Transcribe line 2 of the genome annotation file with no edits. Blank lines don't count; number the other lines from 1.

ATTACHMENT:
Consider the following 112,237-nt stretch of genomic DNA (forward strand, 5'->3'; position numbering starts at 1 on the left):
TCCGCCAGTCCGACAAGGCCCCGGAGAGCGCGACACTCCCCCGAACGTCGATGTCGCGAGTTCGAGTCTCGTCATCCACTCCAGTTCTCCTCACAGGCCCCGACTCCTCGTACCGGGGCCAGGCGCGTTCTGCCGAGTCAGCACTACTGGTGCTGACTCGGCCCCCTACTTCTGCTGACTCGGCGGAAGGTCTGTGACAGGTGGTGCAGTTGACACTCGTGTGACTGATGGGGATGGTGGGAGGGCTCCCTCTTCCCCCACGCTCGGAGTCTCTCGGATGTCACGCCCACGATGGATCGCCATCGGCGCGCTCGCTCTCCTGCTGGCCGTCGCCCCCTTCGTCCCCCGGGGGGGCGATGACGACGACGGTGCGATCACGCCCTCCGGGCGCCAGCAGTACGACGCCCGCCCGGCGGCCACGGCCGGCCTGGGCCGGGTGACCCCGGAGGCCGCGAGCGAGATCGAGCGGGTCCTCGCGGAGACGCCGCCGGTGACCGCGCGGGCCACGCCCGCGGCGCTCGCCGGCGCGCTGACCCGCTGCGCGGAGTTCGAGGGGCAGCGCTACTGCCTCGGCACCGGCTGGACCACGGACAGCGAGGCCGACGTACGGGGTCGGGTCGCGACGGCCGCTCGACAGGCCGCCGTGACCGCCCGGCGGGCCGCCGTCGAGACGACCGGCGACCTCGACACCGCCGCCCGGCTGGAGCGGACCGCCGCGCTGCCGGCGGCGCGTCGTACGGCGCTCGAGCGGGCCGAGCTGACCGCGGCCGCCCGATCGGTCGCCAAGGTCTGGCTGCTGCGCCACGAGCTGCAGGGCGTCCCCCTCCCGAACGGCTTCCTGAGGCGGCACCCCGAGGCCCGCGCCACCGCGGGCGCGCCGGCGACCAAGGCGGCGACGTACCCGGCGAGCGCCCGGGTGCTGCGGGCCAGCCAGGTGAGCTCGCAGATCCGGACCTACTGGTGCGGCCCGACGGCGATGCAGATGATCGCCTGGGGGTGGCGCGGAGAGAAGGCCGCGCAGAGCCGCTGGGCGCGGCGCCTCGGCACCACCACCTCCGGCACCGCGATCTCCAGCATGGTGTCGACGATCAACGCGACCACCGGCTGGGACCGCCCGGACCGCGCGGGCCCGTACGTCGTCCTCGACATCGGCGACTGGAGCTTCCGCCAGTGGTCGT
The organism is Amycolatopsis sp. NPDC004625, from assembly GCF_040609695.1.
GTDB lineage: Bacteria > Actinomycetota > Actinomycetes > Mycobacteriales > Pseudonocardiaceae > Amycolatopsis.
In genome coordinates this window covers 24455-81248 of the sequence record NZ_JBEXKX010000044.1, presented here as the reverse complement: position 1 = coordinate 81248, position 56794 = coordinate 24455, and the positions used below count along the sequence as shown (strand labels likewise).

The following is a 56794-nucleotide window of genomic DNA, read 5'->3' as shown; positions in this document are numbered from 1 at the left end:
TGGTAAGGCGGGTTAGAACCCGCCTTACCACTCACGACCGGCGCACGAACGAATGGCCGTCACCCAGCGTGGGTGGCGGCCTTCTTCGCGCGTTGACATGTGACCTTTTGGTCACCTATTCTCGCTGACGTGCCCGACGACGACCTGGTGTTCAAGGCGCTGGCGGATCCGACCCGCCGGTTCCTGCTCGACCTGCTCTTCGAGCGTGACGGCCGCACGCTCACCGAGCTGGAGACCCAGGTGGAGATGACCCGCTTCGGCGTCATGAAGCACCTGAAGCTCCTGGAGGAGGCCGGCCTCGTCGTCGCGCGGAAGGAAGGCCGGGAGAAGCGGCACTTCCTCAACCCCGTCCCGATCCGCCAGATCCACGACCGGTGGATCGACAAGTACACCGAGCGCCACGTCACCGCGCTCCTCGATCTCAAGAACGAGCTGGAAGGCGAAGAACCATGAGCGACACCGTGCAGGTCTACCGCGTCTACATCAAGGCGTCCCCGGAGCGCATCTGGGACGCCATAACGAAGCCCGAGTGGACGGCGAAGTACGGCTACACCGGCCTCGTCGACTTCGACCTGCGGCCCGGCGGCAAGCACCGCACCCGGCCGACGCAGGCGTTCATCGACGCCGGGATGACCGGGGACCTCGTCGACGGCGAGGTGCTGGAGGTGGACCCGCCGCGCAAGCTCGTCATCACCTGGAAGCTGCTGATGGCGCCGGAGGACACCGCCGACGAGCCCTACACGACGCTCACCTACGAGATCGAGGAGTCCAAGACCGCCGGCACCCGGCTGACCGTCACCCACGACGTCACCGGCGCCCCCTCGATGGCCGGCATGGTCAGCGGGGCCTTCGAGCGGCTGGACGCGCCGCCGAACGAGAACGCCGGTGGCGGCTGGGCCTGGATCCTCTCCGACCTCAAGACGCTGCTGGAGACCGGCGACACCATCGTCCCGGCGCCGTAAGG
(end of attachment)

TCCGCCAGTCCGACAAGGCCCCGGAGAGCGCGACACTCCCCCGAACGTCGATGTCGCGAGTTCGAGTCTCGTCATCCACTCCAGTTCTCCTCACAGGCCCCGACTCCTCGTACCGGGGCCAGGCGCGTTCTGCCGAGTCAGCACTACTGGTGCTGACTCGGCCCCCTACTTCTGCTGACTCGGCGGAAGGTCTGTGACAGGTGGTGCAGTTGACACTCGTGTGACTGATGGGGATGGTGGGAGGGCTCCCTCTTCCCCCACGCTCGGAGTCTCTCGGATGTCACGCCCACGATGGATCGCCATCGGCGCGCTCGCTCTCCTGCTGGCCGTCGCCCCCTTCGTCCCCCGGGGGGGCGATGACGACGACGGTGCGATCACGCCCTCCGGGCGCCAGCAGTACGACGCCCGCCCGGCGGCCACGGCCGGCCTGGGCCGGGTGACCCCGGAGGCCGCGAGCGAGATCGAGCGGGTCCTCGCGGAGACGCCGCCGGTGACCGCGCGGGCCACGCCCGCGGCGCTCGCCGGCGCGCTGACCCGCTGCGCGGAGTTCGAGGGGCAGCGCTACTGCCTCGGCACCGGCTGGACCACGGACAGCGAGGCCGACGTACGGGGTCGGGTCGCGACGGCCGCTCGACAGGCCGCCGTGACCGCCCGGCGGGCCGCCGTCGAGACGACCGGCGACCTCGACACCGCCGCCCGGCTGGAGCGGACCGCCGCGCTGCCGGCGGCGCGTCGTACGGCGCTCGAGCGGGCCGAGCTGACCGCGGCCGCCCGATCGGTCGCCAAGGTCTGGCTGCTGCGCCACGAGCTGCAGGGCGTCCCCCTCCCGAACGGCTTCCTGAGGCGGCACCCCGAGGCCCGCGCCACCGCGGGCGCGCCGGCGACCAAGGCGGCGACGTACCCGGCGAGCGCCCGGGTGCTGCGGGCCAGCCAGGTGAGCTCGCAGATCCGGACCTACTGGTGCGGCCCGACGGCGATGCAGATGATCGCCTGGGGGTGGCGCGGAGAGAAGGCCGCGCAGAGCCGCTGGGCGCGGCGCCTCGGCACCACCACCTCCGGCACCGCGATCTCCAGCATGGTGTCGACGATCAACGCGACCACCGGCTGGGACCGCCCGGACCGCGCGGGCCCGTACGTCGTCCTCGACATCGGCGACTGGAGCTTCCGCCAGTGGTCGT